Tuesday, December 16, 2014




Here is the  feature on this blog that is akin to the You Tube Film Music Cue of the Day, in that it deals, once again, with one of the great passions of my life:  FILM MUSIC.
I have a huge document called My Top Scores List in which I have picked the Top 5 Film Scores for each year since 1980 along with some commentary on my choices.
You can imagine that by now the list is fairly long and contains a lot of info that I think is blog-worthy so I'm going to start publishing excerpts from the list right here on my blog.
without further ado
Here is Film Music Musings

The American Film Institute (AFI) revealed the top 10 film scores of all time in The Big Picture--AFI's 100 Years of Film Scores in 2010.  A jury of over 500 film artists, composers, musicians, critics and historians selected John Williams' iconic score from the classic film STAR WARS as the most memorable film score of all time.
Rounding off the top 10 were film scores ranging in theme from sweeping epics to westerns, including: GONE WITH THE WIND (#2), composer Max Steiner; LAWRENCE OF ARABIA (#3), composer Maurice Jarre; PSYCHO (#4), composer Bernard Herrmann; THE GODFATHER (#5), composer Nino Rota; JAWS (#6), composer John Williams; LAURA (#7), composer David Raksin; THE MAGNIFICENT SEVEN (#8), composer Elmer Bernstein; CHINATOWN (#9) composer Jerry Goldsmith; and HIGH NOON (#10), composer Dimitri Tiomkin.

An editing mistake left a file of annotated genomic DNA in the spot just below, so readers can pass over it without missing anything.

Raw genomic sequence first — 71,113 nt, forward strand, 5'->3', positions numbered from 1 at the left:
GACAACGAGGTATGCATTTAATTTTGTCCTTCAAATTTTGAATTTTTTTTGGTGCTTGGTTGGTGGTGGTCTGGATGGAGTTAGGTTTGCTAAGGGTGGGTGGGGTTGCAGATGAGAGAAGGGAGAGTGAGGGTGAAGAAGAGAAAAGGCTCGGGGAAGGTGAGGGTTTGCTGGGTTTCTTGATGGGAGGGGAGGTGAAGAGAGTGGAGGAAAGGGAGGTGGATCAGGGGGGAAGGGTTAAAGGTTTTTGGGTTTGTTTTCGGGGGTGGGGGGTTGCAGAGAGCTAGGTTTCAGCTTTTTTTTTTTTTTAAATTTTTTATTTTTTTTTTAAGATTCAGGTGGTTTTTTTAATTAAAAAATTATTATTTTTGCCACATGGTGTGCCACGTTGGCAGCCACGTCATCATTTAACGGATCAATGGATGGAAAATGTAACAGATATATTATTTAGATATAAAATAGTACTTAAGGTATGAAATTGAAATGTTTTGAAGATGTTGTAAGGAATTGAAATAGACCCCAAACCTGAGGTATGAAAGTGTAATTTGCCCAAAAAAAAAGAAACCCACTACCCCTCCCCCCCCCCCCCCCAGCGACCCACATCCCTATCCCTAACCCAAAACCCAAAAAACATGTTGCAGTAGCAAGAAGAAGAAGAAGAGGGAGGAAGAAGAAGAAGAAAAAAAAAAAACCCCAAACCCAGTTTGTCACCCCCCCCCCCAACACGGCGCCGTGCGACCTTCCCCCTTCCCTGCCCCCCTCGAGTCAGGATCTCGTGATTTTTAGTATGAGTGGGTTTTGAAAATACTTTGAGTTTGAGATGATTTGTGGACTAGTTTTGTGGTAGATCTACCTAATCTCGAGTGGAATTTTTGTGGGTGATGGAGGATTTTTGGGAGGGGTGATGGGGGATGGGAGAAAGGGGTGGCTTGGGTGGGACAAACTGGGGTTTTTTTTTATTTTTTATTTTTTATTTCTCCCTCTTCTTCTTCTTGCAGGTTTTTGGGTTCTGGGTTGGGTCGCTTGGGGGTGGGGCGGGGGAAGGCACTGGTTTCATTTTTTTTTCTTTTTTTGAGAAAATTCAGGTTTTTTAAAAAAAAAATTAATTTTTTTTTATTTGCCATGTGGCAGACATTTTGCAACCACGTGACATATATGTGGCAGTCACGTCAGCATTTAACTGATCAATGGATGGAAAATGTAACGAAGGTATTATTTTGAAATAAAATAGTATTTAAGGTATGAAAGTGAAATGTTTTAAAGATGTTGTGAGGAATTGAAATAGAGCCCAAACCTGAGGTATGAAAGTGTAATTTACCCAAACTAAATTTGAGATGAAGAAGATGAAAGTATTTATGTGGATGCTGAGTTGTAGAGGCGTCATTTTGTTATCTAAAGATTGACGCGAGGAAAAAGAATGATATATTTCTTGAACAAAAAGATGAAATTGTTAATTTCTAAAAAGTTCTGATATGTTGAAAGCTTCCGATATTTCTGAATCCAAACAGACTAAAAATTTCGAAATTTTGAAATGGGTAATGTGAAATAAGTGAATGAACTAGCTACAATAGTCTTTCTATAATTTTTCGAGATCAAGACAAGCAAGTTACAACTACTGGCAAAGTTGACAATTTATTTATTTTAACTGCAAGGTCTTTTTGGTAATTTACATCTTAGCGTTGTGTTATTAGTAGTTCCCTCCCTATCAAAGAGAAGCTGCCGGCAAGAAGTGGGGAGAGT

Needless to say, I made my own Top 10 Scores of All Time:

The top six scores remain the same revealing that the AFI can get it right when it really counts.  I put Spartacus at #7 instead of David Raskin's Laura (a score that has been largely forgotten today except for its Main Title).  The Magnificent Seven remains at #8 and then I've put Ben-Hur at #9 instead of the inexplicable choice of Chinatown on the AFI list (What is the fascination with this movie?  I thought it was a fairly bad film with nothing really distinctive about it including the score.)  And finally, rounding out the Top 10 on my list is Raiders of the Lost Ark giving John Williams three scores in the Top 10 (no composer can touch him, he's the best!!!) instead of the over-hyped score to High Noon which is more significant because of it title song that the score itself.


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